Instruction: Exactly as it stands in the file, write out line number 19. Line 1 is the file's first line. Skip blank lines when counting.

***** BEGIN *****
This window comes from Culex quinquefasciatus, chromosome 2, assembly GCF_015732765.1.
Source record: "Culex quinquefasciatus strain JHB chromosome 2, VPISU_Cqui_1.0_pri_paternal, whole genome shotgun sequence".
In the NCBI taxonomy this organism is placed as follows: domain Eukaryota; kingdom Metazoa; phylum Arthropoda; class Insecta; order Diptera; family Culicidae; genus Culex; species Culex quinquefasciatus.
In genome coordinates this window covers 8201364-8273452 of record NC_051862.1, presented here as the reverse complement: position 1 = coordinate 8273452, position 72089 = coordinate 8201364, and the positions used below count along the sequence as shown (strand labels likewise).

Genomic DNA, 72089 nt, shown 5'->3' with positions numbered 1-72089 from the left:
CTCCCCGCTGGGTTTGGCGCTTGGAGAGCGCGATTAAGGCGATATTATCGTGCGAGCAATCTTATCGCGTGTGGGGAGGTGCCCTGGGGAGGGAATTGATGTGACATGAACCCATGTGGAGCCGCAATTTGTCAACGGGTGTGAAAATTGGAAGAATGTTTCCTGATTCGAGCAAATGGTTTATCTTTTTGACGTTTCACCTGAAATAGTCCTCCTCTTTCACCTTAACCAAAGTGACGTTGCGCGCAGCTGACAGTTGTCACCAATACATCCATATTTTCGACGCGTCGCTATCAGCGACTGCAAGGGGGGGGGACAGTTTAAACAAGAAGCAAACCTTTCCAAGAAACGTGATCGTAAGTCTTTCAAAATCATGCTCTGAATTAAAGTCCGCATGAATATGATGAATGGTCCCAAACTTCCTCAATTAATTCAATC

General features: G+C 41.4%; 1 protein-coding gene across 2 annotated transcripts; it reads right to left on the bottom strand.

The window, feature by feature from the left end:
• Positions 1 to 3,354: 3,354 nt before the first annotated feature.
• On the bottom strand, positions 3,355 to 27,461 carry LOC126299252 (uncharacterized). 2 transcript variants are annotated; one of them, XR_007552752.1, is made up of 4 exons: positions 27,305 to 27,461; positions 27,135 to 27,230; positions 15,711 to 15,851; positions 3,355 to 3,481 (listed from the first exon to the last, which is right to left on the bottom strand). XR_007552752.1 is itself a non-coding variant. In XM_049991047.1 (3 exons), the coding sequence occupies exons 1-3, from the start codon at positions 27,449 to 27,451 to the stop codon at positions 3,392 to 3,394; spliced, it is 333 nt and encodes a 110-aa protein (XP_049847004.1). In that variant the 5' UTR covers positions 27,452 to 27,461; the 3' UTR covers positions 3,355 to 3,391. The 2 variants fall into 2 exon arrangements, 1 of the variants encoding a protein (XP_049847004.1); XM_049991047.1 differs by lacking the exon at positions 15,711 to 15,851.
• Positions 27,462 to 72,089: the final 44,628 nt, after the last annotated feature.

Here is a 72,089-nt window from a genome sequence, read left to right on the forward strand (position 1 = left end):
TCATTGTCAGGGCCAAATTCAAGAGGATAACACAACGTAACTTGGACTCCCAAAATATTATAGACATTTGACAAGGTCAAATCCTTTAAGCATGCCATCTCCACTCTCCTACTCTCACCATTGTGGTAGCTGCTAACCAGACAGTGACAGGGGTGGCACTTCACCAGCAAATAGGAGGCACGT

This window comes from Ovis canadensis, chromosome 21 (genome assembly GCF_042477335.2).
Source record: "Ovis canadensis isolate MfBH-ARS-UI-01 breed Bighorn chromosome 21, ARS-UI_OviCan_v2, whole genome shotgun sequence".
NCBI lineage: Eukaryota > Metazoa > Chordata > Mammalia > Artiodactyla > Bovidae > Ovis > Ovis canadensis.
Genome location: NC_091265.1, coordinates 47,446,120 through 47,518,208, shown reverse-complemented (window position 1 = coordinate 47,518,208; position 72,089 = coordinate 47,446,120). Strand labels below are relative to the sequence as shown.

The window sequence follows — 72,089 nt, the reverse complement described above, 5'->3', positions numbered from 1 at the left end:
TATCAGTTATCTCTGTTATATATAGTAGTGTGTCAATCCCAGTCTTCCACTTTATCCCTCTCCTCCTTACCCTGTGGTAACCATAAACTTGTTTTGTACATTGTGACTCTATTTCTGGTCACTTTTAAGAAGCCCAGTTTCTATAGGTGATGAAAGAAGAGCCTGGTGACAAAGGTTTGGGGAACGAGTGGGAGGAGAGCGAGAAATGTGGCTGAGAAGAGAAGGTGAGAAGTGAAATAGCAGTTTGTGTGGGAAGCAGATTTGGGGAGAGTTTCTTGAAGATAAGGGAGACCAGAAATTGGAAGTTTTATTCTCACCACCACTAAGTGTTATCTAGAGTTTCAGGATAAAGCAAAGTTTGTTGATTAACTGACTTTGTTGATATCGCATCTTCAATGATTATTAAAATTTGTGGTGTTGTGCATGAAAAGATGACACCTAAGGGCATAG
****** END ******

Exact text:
TATCAGTTATCTCTGTTATATATAGTAGTGTGTCAATCCCAGTCTTCCACTTTATCCCTCTCCTCCTTACCCTGTGGTAACCATAAACTTGTTTTGTACATTGTGACTCTATTTCTGGTCACTTTTAAGAAGCCCAGTTTCTATAGGTGATGAAAGAAGAGCCTGGTGACAAAGGTTTGGGGAACGAGTGGGAGGAGAGCGAGAAATGTGGCTGAGAAGAGAAGGTGAGAAGTGAAATAGCAGTTTGTGTGGGAAGCAGATTTGGGGAGAGTTTCTTGAAGATAAGGGAGACCAGAAATTGGAAGTTTTATTCTCACCACCACTAAGTGTTATCTAGAGTTTCAGGATAAAGCAAAGTTTGTTGATTAACTGACTTTGTTGATATCGCATCTTCAATGATTATTAAAATTTGTGGTGTTGTGCATGAAAAGATGACACCTAAGGGCATAG